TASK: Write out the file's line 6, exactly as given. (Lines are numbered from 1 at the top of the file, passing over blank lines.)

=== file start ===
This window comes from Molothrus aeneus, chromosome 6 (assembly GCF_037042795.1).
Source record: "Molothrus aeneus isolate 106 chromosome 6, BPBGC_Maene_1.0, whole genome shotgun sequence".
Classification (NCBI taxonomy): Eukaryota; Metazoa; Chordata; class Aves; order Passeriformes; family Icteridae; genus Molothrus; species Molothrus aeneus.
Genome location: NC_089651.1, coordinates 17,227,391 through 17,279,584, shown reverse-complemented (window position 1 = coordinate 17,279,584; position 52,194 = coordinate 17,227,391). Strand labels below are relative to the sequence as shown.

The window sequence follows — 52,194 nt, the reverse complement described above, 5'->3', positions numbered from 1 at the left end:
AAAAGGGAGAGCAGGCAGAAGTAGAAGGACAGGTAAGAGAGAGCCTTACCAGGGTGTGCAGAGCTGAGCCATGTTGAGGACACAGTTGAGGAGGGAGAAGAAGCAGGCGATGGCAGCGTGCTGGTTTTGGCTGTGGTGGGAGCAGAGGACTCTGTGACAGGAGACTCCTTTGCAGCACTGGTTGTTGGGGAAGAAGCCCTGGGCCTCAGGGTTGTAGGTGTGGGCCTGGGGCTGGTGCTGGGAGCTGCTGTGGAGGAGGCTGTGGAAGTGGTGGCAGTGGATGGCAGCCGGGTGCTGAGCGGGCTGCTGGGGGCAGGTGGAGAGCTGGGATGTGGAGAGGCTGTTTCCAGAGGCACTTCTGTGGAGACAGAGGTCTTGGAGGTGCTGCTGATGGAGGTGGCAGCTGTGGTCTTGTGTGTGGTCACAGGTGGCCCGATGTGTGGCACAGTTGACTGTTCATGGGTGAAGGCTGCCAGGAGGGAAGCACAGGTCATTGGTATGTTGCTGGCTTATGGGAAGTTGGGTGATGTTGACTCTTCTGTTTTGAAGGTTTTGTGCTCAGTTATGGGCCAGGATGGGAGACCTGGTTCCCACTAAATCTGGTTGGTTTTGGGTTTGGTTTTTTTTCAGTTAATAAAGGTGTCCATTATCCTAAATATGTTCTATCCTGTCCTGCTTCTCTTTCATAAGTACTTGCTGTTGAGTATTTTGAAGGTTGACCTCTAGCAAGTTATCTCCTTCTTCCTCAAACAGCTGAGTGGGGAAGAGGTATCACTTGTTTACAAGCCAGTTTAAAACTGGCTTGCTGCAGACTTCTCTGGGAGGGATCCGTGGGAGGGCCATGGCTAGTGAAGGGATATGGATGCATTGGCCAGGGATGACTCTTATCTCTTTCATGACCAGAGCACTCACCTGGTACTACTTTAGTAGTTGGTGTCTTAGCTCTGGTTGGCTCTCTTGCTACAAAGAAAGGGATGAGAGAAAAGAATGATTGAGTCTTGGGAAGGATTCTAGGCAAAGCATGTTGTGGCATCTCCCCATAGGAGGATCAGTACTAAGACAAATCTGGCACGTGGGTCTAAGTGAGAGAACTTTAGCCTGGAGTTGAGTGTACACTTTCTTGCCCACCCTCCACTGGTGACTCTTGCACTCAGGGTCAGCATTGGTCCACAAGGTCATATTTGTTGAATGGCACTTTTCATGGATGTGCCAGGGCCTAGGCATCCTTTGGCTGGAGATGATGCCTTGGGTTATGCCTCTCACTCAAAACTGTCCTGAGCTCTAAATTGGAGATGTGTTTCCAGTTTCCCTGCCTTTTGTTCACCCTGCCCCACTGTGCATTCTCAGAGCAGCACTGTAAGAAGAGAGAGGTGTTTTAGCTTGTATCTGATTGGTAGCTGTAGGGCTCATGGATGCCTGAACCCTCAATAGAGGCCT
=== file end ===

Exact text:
AAAAGGGAGAGCAGGCAGAAGTAGAAGGACAGGTAAGAGAGAGCCTTACCAGGGTGTGCAGAGCTGAGCCATGTTGAGGACACAGTTGAGGAGGGAGAAGAAGCAGGCGATGGCAGCGTGCTGGTTTTGGCTGTGGTGGGAGCAGAGGACTCTGTGACAGGAGACTCCTTTGCAGCACTGGTTGTTGGGGAAGAAGCCCTGGGCCTCAGGGTTGTAGGTGTGGGCCTGGGGCTGGTGCTGGGAGCTGCTGTGGAGGAGGCTGTGGAAGTGGTGGCAGTGGATGGCAGCCGGGTGCTGAGCGGGCTGCTGGGGGCAGGTGGAGAGCTGGGATGTGGAGAGGCTGTTTCCAGAGGCACTTCTGTGGAGACAGAGGTCTTGGAGGTGCTGCTGATGGAGGTGGCAGCTGTGGTCTTGTGTGTGGTCACAGGTGGCCCGATGTGTGGCACAGTTGACTGTTCATGGGTGAAGGCTGCCAGGAGGGAAGCACAGGTCATTGGTATGTTGCTGGCTTATGGGAAGTTGGGTGATGTTGACTCTTCTGTTTTGAAGGTTTTGTGCTCAGTTATGGGCCAGGATGGGAGACCTGGTTCCCACTAAATCTGGTTGGTTTTGGGTTTGGTTTTTTTTCAGTTAATAAAGGTGTCCATTATCCTAAATATGTTCTATCCTGTCCTGCTTCTCTTTCATAAGTACTTGCTGTTGAGTATTTTGAAGGTTGACCTCTAGCAAGTTATCTCCTTCTTCCTCAAACAGCTGAGTGGGGAAGAGGTATCACTTGTTTACAAGCCAGTTTAAAACTGGCTTGCTGCAGACTTCTCTGGGAGGGATCCGTGGGAGGGCCATGGCTAGTGAAGGGATATGGATGCATTGGCCAGGGATGACTCTTATCTCTTTCATGACCAGAGCACTCACCTGGTACTACTTTAGTAGTTGGTGTCTTAGCTCTGGTTGGCTCTCTTGCTACAAAGAAAGGGATGAGAGAAAAGAATGATTGAGTCTTGGGAAGGATTCTAGGCAAAGCATGTTGTGGCATCTCCCCATAGGAGGATCAGTACTAAGACAAATCTGGCACGTGGGTCTAAGTGAGAGAACTTTAGCCTGGAGTTGAGTGTACACTTTCTTGCCCACCCTCCACTGGTGACTCTTGCACTCAGGGTCAGCATTGGTCCACAAGGTCATATTTGTTGAATGGCACTTTTCATGGATGTGCCAGGGCCTAGGCATCCTTTGGCTGGAGATGATGCCTTGGGTTATGCCTCTCACTCAAAACTGTCCTGAGCTCTAAATTGGAGATGTGTTTCCAGTTTCCCTGCCTTTTGTTCACCCTGCCCCACTGTGCATTCTCAGAGCAGCACTGTAAGAAGAGAGAGGTGTTTTAGCTTGTATCTGATTGGTAGCTGTAGGGCTCATGGATGCCTGAACCCTCAATAGAGGCCT